It’s been fairly well established that owning a dog improves your health; petting an animal can lower blood pressure and reduce stress and the necessary walking increases regular physical activity. But not only does having a canine companion help people log more steps each day, for older adults who live alone, dog ownership can actually reduce the risk of an early death.
A recent Swedish study, published recently in Scientific Reports, found that people who lived with a dog rather than alone had a 33 per cent lower risk of death and an 11 per cent lower risk for cardiovascular disease.
Walking a dog helps people, especially older adults, stay more active and pay better attention to their health; perhaps because they know that their pet is counting on them for care. Getting outdoors for regular walks not only improves fitness, it provides important opportunities for social interaction which is as important for overall well-being as exercise. Social isolation, leading to depression and a poorer quality of life is one of the growing concerns among an aging population.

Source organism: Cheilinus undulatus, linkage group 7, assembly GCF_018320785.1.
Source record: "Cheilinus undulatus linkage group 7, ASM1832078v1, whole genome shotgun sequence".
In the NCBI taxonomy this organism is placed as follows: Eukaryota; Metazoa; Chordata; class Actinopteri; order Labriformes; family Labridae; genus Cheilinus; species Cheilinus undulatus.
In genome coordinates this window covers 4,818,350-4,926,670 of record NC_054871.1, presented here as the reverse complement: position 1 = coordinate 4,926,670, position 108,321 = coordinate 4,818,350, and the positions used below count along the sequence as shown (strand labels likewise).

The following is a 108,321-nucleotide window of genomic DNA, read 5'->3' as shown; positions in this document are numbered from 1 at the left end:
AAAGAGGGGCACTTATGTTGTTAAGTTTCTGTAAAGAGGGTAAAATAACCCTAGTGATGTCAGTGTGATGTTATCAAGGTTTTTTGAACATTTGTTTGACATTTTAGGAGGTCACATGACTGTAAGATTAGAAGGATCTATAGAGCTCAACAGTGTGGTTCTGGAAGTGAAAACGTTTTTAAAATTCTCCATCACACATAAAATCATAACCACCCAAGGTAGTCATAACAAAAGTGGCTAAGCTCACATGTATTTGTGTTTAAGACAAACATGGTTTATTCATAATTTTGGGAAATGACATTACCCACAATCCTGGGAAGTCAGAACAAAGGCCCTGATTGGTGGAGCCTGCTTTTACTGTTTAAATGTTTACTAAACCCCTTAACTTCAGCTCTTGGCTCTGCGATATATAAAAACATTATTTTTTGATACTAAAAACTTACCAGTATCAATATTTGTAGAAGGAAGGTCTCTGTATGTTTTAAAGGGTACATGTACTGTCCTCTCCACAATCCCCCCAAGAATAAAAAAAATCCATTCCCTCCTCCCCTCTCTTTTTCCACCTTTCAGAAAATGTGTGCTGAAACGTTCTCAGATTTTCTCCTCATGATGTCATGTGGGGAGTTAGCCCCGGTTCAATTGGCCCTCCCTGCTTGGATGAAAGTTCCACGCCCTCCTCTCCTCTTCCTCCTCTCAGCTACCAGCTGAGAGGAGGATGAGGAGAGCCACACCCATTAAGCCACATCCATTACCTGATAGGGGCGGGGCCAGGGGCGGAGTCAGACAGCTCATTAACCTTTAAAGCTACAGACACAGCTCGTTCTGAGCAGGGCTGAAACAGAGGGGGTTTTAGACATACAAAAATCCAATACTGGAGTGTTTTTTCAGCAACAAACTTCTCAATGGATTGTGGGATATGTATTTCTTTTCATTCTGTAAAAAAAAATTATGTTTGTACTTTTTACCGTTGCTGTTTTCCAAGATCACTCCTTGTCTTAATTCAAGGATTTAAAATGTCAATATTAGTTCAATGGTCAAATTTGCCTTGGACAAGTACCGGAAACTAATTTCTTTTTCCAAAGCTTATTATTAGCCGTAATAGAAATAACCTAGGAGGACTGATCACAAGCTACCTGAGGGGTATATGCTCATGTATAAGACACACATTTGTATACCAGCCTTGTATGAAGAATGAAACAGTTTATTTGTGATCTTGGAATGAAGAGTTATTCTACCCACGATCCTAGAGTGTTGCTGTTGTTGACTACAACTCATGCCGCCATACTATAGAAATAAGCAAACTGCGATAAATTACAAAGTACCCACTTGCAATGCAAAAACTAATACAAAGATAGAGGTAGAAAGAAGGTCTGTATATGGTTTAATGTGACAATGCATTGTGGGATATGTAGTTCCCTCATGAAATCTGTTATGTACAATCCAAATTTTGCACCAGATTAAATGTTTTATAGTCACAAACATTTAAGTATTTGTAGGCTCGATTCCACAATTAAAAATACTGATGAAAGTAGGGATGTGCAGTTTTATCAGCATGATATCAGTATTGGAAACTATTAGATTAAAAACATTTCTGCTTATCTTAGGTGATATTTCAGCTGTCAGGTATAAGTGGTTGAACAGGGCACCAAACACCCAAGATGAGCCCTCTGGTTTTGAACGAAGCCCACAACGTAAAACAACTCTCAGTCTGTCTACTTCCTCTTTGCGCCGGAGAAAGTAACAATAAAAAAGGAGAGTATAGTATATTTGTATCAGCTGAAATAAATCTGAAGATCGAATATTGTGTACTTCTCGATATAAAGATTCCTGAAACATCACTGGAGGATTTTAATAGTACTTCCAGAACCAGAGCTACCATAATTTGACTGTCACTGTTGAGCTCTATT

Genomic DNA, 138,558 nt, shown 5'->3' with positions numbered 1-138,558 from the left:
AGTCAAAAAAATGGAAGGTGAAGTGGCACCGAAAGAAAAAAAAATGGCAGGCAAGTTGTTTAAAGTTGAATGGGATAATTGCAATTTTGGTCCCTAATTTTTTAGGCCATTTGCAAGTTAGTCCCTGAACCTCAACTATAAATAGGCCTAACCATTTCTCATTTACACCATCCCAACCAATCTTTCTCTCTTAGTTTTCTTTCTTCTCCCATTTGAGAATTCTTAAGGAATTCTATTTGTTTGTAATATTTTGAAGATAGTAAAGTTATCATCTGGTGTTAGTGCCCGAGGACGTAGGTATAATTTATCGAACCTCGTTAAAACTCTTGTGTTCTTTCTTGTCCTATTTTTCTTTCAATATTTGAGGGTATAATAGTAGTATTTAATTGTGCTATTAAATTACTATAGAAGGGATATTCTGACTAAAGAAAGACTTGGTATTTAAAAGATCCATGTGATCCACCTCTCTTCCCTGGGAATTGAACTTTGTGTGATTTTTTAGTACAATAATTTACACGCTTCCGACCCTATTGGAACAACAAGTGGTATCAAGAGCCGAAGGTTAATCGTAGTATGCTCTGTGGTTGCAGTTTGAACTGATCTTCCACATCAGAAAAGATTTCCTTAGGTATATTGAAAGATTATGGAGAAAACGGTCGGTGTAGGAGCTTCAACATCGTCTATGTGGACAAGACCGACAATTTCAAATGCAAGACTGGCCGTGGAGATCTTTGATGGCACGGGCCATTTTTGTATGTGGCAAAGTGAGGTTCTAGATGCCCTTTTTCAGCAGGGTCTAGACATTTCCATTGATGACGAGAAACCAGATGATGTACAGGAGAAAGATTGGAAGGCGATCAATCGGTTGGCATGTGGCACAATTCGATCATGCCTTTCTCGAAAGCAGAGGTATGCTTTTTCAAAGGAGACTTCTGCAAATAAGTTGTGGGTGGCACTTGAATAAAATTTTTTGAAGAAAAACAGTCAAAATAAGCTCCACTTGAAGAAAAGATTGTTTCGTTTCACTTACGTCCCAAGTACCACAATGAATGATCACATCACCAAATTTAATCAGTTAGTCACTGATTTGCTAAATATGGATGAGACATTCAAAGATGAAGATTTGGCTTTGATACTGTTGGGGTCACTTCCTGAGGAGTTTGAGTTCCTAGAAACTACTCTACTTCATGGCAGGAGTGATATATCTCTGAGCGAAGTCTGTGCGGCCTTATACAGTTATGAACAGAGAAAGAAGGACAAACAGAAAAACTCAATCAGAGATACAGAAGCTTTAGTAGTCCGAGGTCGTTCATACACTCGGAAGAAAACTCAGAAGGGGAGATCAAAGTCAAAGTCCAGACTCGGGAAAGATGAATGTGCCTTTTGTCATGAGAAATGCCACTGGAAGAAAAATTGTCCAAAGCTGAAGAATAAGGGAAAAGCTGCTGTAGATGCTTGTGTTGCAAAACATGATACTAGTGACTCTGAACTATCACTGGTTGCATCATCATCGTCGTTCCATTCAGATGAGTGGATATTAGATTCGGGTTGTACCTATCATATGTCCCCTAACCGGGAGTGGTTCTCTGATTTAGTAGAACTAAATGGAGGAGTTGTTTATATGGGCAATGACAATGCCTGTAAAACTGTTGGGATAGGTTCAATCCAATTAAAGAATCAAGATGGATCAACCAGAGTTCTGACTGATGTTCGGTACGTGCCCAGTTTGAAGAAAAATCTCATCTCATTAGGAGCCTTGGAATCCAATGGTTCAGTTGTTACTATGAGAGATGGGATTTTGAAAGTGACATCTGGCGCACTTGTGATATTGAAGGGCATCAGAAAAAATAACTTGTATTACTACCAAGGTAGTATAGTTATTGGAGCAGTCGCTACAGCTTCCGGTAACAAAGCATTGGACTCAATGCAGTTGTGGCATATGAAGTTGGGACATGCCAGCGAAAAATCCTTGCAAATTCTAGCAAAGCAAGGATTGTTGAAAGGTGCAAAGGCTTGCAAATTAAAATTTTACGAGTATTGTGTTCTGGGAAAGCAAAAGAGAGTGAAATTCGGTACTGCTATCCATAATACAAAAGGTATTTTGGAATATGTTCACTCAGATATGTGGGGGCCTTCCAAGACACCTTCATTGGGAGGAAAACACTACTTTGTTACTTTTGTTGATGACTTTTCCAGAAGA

Dogs that require more exercise, often hunting breeds, provided the most protection for their owners against heart disease and death. While some breeds can handle a couple of days without walking, retrievers, hounds and terriers will likely drive you crazy enough indoors to head out for a good walk every day no matter what the weather.
And dogs, which carry dirt and pollen into our homes on their paws and fur, may also be improving their human’s immune system by having a positive effect on their microbiome, the gut bacteria which plays an important role in health and the development of disease.
Having another living creature to curl up with while watching a movie or even in bed can offer comfort as well as a sense of purpose in older age. As children grow into adults and move away and busy careers draw to a close, dog ownership can bring a great deal of joy to the life of a senior.
To read the full study follow this link to Scientific Reports online, a Nature Research Journal.